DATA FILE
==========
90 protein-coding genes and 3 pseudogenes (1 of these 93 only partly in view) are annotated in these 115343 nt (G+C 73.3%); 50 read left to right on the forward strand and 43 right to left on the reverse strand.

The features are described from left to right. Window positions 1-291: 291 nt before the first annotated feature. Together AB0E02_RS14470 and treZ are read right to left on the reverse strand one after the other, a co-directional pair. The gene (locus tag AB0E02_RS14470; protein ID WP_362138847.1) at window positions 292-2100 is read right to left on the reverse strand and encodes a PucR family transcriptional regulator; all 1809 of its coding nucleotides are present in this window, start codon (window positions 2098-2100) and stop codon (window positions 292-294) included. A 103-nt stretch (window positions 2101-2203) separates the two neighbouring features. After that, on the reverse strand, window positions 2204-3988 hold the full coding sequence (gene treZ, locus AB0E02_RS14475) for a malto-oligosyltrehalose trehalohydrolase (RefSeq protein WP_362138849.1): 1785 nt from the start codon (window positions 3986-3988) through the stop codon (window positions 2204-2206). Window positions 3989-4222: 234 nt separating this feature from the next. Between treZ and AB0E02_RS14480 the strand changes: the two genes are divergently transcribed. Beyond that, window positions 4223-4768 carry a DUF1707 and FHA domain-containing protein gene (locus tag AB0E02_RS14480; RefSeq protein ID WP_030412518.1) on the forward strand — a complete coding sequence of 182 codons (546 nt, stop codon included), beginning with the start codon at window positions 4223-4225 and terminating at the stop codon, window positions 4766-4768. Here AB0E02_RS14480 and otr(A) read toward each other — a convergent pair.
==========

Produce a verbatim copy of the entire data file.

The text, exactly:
90 protein-coding genes and 3 pseudogenes (1 of these 93 only partly in view) are annotated in these 115343 nt (G+C 73.3%); 50 read left to right on the forward strand and 43 right to left on the reverse strand.

The features are described from left to right. Window positions 1-291: 291 nt before the first annotated feature. Together AB0E02_RS14470 and treZ are read right to left on the reverse strand one after the other, a co-directional pair. The gene (locus tag AB0E02_RS14470; protein ID WP_362138847.1) at window positions 292-2100 is read right to left on the reverse strand and encodes a PucR family transcriptional regulator; all 1809 of its coding nucleotides are present in this window, start codon (window positions 2098-2100) and stop codon (window positions 292-294) included. A 103-nt stretch (window positions 2101-2203) separates the two neighbouring features. After that, on the reverse strand, window positions 2204-3988 hold the full coding sequence (gene treZ, locus AB0E02_RS14475) for a malto-oligosyltrehalose trehalohydrolase (RefSeq protein WP_362138849.1): 1785 nt from the start codon (window positions 3986-3988) through the stop codon (window positions 2204-2206). Window positions 3989-4222: 234 nt separating this feature from the next. Between treZ and AB0E02_RS14480 the strand changes: the two genes are divergently transcribed. Beyond that, window positions 4223-4768 carry a DUF1707 and FHA domain-containing protein gene (locus tag AB0E02_RS14480; RefSeq protein ID WP_030412518.1) on the forward strand — a complete coding sequence of 182 codons (546 nt, stop codon included), beginning with the start codon at window positions 4223-4225 and terminating at the stop codon, window positions 4766-4768. Here AB0E02_RS14480 and otr(A) read toward each other — a convergent pair.